Archives // Subscribe // Random Article

Imagine taking a shower or going for a swim, and a few minutes later, it feels like your skin is burning.  Or going to the drinking fountain and feeling short of breath as if your throat were closing.  You may be allergic to water.

It is called aquagenic urticaria.  The condition occurs after almost any significant exposure to water.  The reaction isn’t a typical allergy — more accurately, it’s a hypersensitivity to water as the condition does not cause the release of histamine.   Warmer water causes worse reactions, but reactions happen regardless of water temperature.  Drinking water can cause one’s throat to swell up inside.

To make matters worse?  Perspiration can trigger a reaction in those with the allergy.  Imagine not being able to sweat without breaking out in a rash, and, if you do get sweaty, not being able to shower.  It’s extremely rare — there are only a few dozen cases known to exist — but it’s definitely real, as this lady and this young woman can attest.  (Those links have pictures with the rash outbreaks, so if that’s going to bother you, don’t click.)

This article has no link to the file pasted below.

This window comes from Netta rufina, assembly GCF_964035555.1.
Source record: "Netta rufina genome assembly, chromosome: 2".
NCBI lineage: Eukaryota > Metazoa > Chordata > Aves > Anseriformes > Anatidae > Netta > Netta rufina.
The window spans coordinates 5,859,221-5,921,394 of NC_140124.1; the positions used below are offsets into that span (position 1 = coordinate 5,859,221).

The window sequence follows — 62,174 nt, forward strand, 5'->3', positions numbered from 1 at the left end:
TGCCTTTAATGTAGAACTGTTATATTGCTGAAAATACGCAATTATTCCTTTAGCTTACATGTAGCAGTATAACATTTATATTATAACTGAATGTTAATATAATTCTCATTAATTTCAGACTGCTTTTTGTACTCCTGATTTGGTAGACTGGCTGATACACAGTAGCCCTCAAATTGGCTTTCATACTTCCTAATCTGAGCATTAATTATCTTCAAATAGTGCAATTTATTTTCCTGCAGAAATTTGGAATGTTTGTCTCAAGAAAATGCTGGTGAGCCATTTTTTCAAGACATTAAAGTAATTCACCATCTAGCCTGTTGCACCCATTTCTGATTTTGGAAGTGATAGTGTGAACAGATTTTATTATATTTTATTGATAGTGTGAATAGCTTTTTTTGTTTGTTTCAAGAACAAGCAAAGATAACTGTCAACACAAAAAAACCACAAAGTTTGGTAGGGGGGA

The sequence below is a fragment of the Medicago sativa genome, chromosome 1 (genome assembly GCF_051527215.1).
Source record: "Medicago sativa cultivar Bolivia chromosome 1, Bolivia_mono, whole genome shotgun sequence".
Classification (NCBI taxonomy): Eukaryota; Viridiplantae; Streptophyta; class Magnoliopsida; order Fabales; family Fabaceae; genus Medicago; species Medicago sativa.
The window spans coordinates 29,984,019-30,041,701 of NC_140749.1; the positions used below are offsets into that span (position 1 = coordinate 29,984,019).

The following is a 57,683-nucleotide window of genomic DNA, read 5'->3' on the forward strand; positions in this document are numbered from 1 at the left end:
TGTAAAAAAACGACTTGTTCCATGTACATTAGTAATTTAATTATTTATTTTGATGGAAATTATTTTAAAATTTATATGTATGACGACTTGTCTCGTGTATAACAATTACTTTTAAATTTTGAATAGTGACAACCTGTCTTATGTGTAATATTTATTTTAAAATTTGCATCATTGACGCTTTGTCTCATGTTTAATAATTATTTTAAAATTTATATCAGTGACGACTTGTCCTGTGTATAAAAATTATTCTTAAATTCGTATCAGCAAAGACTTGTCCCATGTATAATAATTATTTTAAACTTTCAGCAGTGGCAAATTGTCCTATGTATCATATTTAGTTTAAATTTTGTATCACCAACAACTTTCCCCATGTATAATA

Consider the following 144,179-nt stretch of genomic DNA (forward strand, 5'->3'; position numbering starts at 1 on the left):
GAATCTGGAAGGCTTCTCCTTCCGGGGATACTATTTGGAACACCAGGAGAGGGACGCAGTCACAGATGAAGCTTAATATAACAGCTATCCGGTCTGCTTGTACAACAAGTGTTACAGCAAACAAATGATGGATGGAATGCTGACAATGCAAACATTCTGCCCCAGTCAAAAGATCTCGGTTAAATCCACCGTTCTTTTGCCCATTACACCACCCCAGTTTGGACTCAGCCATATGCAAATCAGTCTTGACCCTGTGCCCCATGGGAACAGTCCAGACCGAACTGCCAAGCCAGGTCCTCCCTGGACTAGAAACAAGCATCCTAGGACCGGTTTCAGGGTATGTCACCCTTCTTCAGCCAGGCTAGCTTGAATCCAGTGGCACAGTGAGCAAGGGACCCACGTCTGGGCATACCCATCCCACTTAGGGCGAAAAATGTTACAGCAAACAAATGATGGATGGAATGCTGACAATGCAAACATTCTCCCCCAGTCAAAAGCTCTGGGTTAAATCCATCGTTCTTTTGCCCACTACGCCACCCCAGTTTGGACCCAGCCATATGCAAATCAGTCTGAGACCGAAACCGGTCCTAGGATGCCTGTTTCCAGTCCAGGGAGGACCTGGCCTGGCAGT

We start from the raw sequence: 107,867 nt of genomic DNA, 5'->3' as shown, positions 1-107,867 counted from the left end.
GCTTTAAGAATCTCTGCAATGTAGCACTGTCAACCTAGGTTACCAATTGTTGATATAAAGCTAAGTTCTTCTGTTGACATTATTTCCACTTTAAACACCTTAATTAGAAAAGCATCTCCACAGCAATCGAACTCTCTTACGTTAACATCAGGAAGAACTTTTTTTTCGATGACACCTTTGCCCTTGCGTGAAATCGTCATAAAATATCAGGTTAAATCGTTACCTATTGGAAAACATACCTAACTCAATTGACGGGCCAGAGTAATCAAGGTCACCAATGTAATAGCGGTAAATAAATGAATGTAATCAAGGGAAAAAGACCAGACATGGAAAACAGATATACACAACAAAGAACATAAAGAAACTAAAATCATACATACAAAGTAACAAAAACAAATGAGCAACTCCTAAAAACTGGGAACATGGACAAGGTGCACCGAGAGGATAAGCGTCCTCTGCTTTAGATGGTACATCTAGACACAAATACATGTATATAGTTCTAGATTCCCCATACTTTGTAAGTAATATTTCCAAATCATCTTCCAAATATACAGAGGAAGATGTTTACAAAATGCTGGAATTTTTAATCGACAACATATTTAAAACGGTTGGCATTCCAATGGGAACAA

Bonus Fact:  You can be addicted to drinking water, too, but that is typically a symptom, not a condition itself, as discussed in this New York Times Magazine article.

Related: “Food Allergies and Food Intolerance: The Complete Guide to Their Identification and Treatment“ by Jonathan Brostoff. Sixteen reviews averaging 4.5 stars.

Originally published

NOW I KNOW is a free email newsletter of incredible things; you'll learn something new every day. Subscribe now!

NOW I KNOW is a free daily newsletter of incredible things; you’ll learn something new every day!

Written and distributed by Dan Lewis.

Click here to learn more about NOW I KNOW, or to subscribe.

Click here to see the full archives.

Click here to search the archives.

Copyright © 2010-2013 Dan Lewis. All rights reserved.

Now I Know is a participant in the Amazon Services LLC Associates Program, an affiliate advertising program designed to provide a means for sites to earn advertising fees by advertising and linking to Some images via Wikipedia, available for use here under a Creative Commons license, and copyright their respective owners.